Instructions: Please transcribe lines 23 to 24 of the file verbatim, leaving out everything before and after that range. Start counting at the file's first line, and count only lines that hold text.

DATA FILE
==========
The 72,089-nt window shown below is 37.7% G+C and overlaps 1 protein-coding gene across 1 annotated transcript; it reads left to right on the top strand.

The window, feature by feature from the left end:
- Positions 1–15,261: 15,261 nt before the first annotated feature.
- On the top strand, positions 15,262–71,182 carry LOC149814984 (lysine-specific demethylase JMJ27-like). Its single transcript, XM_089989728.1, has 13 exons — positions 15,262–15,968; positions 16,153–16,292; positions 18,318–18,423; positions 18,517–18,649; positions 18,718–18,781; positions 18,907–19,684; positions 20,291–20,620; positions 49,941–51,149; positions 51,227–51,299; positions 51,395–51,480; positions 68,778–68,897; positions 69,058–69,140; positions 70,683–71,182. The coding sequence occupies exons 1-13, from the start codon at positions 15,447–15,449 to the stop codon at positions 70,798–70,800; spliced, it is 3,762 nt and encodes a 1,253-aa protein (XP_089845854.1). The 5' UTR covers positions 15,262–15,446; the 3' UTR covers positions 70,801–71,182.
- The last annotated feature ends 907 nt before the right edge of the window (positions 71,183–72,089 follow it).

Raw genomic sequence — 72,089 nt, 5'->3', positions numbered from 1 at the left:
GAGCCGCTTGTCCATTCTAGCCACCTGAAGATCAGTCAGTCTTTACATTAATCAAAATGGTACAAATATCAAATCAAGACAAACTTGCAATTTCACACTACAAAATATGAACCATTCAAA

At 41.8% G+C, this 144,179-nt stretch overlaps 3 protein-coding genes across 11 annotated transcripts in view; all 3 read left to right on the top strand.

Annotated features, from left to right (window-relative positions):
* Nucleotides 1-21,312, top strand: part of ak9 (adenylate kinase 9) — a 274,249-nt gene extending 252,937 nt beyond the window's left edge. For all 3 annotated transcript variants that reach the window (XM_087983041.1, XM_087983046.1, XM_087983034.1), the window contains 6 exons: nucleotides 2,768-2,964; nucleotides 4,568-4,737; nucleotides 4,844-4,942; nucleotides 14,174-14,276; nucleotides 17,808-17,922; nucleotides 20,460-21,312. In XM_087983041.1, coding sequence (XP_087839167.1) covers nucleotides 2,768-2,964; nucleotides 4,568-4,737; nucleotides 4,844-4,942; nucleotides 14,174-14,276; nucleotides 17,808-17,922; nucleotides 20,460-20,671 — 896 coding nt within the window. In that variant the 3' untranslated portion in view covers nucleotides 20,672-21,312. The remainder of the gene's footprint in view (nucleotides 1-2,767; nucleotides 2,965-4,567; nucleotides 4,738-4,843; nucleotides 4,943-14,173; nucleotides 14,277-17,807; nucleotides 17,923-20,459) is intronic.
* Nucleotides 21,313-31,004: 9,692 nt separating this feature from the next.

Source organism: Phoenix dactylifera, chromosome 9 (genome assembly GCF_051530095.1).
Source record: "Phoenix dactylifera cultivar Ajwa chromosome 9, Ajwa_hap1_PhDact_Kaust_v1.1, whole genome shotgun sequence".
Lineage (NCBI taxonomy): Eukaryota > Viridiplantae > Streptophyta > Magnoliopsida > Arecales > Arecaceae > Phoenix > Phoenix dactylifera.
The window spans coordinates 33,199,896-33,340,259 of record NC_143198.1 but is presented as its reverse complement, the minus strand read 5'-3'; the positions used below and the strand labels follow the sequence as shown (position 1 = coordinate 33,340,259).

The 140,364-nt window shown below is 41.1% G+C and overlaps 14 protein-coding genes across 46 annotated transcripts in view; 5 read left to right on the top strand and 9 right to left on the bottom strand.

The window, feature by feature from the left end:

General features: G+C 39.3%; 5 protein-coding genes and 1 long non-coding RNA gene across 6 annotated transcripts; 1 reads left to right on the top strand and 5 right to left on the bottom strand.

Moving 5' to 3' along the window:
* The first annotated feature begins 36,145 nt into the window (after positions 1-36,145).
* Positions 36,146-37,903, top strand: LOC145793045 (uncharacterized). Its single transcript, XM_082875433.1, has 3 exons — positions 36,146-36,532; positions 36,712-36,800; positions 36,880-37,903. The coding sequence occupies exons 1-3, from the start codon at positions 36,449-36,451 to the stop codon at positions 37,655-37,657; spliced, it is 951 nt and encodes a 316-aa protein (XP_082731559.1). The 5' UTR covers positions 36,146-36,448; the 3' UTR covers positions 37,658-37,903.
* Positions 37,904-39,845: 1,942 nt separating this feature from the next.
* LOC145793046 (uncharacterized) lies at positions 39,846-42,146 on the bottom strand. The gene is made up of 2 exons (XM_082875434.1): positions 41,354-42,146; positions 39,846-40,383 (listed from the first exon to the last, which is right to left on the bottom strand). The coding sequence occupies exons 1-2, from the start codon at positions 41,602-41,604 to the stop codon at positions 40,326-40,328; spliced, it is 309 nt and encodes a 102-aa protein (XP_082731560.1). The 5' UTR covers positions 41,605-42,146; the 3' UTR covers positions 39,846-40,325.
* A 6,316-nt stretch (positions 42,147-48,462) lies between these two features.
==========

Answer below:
* LOC145793046 (uncharacterized) lies at positions 39,846-42,146 on the bottom strand. The gene is made up of 2 exons (XM_082875434.1): positions 41,354-42,146; positions 39,846-40,383 (listed from the first exon to the last, which is right to left on the bottom strand). The coding sequence occupies exons 1-2, from the start codon at positions 41,602-41,604 to the stop codon at positions 40,326-40,328; spliced, it is 309 nt and encodes a 102-aa protein (XP_082731560.1). The 5' UTR covers positions 41,605-42,146; the 3' UTR covers positions 39,846-40,325.
* A 6,316-nt stretch (positions 42,147-48,462) lies between these two features.